Hundreds of different bacterial species live inside the mouth, and scientists know the genetic makeup of about 70% of them. But a multi-institute team of researchers wondered which species would survive the longest without nutrients, potentially explaining how certain bacteria can persist in sterile hospital environments and infect patients. The winners of the “battle royale,” as the researchers dubbed their long-term starvation experiment, were three closely related species belonging to the Enterobacteriaceae family.
“A number of species from that family are known to cause infections in hospitals,” said Xuesong He, PhD, DDS, an associate member of staff at the Forsyth Institute and coauthor of the study.
The researchers placed hundreds of samples of oral bacteria from human saliva into test tubes. Accustomed to living in the nutrient-rich mouth, the bacteria starved in their new environment. Each day, the researchers checked to see which bacteria were still alive. Nearly every species died within the first couple of days, but Klebsiella pneumoniae, Klebsiella oxytoca, and Providencia alcalifaciens survived the longest, with K pneumoniae and K oxytoca surviving for more than 100 days.
Klebsiella accounts for only about 0.1% of all microbes in the mouth, so the researchers were surprised by its endurance. The researchers then analyzed its genome on the first day of the experiment and again on day 100 for answers, finding that the Klebsiella samples had undergone genetic mutations that may have allowed them to survive and continue to function even without a food source.
“When we look at the genome content, it turns out that these Enterobacteriaceae species have larger genomes than other oral bacteria, giving them the capacity to tap into more diverse energy sources,” said He.
As opportunistic pathogens, Klebsiella species live peacefully in the mouths of healthy people, crowded by other microbes and unable to grow or cause trouble. But outside the mouth, where few other bacteria survive, Klebsiella is king, the researchers said. The bacteria persists on hospital surfaces like sinks or tables. If an immunocompromised patient comes into contact with Klebsiella, an infection may develop.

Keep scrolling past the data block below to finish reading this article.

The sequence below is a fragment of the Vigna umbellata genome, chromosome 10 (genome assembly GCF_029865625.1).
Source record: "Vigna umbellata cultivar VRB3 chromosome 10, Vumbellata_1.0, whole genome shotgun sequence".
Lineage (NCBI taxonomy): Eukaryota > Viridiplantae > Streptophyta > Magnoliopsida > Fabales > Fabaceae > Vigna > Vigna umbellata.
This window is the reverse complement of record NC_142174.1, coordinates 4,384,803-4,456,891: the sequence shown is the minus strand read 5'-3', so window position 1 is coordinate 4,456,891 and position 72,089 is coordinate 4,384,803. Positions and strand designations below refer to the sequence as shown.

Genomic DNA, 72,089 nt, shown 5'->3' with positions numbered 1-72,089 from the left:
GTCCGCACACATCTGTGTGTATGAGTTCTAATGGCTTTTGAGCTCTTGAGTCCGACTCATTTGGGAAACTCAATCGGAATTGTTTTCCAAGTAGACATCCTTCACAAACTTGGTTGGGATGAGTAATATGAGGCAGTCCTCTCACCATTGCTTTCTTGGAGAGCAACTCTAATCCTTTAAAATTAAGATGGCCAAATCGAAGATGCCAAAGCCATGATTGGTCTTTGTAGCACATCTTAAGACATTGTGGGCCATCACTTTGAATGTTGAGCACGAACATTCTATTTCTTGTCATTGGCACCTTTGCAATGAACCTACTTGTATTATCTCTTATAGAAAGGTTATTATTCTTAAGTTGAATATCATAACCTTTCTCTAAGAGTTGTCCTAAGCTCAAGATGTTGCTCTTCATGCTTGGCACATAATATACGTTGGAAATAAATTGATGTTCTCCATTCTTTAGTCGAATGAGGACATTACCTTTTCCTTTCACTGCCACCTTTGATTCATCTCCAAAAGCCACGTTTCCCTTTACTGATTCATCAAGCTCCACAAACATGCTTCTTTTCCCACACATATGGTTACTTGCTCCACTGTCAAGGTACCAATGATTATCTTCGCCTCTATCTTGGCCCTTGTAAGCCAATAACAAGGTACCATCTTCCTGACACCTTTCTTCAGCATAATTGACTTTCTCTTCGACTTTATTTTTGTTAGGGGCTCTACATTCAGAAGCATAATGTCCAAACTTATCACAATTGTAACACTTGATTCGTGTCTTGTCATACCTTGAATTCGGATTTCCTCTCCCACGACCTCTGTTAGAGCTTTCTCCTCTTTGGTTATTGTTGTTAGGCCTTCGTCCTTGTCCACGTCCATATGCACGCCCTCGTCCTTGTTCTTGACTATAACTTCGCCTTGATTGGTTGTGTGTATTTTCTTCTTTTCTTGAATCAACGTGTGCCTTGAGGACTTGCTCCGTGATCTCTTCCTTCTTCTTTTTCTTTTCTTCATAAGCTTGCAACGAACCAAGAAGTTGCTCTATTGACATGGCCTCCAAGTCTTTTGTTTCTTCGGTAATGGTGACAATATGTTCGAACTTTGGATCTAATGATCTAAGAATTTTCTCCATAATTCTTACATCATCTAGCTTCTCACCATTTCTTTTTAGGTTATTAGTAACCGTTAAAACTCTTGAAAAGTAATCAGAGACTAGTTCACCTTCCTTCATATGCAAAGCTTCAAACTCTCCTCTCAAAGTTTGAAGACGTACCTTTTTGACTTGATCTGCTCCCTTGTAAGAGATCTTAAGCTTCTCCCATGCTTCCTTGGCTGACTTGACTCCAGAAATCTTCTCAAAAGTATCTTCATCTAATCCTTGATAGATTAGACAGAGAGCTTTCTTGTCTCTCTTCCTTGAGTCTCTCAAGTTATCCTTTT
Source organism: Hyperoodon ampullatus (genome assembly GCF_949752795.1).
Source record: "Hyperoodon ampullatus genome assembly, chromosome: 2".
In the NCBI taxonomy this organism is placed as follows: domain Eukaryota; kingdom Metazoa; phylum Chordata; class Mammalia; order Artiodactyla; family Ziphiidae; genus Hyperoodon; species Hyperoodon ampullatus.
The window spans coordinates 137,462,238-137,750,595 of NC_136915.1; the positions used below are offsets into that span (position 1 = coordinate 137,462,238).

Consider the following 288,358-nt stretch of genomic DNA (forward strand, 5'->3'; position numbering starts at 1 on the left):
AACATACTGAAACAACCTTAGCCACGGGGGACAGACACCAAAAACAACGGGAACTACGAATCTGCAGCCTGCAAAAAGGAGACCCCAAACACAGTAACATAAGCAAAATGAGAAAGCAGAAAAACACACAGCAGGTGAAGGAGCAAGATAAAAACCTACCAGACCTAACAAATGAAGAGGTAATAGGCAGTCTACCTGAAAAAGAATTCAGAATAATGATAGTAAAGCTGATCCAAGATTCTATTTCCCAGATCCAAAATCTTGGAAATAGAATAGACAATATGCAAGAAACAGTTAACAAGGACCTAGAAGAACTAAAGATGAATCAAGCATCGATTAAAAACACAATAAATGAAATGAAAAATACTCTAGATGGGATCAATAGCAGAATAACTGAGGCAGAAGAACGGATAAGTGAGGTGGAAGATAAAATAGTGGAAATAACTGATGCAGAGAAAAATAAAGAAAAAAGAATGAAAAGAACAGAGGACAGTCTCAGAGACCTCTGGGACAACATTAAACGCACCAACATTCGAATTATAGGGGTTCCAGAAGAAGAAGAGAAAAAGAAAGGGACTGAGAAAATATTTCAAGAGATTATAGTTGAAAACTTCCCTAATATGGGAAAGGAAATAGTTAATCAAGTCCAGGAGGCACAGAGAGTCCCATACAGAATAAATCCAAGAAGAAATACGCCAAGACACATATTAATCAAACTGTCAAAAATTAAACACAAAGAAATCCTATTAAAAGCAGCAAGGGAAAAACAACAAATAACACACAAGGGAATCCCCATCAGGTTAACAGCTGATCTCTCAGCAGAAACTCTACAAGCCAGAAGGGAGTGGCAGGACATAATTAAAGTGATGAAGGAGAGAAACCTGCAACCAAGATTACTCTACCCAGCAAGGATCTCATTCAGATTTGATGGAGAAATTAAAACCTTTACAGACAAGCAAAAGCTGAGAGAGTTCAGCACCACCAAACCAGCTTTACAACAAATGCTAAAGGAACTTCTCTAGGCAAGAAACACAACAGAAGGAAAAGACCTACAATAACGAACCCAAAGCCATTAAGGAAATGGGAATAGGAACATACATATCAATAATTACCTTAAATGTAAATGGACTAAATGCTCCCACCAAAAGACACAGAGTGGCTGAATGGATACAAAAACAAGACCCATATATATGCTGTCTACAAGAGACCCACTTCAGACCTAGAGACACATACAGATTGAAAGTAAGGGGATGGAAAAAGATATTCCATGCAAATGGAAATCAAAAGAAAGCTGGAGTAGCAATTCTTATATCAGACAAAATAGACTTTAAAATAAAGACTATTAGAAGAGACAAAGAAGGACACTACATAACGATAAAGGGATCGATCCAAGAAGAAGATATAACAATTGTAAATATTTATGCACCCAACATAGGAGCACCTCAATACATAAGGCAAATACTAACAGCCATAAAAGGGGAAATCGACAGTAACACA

“Oral fluids like saliva are a rich source of bacteria and viruses. We want to understand how pathogens that are typically rare can become dominant and then also persist for long periods outside the body to be later transmitted,” said coauthor Jeff McLean, PhD, an associate professor of periodontics at the University of Washington School of Dentistry.
Klebsiella infections can result in dangerous conditions including pneumonia and meningitis. One of the reasons why Klebsiella infections are so dangerous is that the bacteria is particularly adept at developing resistance to antibiotics and at transferring this resistance to neighboring bacteria.
‘The finding that these Klebsiella species survive longer than their more benign neighbors in mixtures of saliva is likely to have a great deal of clinical significance, as multiple virulent outbreaks of antibiotic-resistant Klebsiella have been traced back to hospital sinks and drains,” said Jonathon L. Baker, PhD, lead author and Ruth L. Kirschstein NRSA Fellow in the Department of Genomic Medicine at the J. Craig Venter Institute.
The researchers also say that their study helps illuminate a key ecological dynamic of bacterial communities.
“From a big picture point of view, this is a huge step forward towards understanding microbial social structure and ecology,” said Wenyuan Shi, PhD, CEO and chief scientific officer at the Forsyth Institute. “This study begins to address a fundamental question in biology. How, evolutionarily, was a microbial community built, and what takes place as the community dies?”
The study was published by the Proceedings of the National Academy of Sciences.
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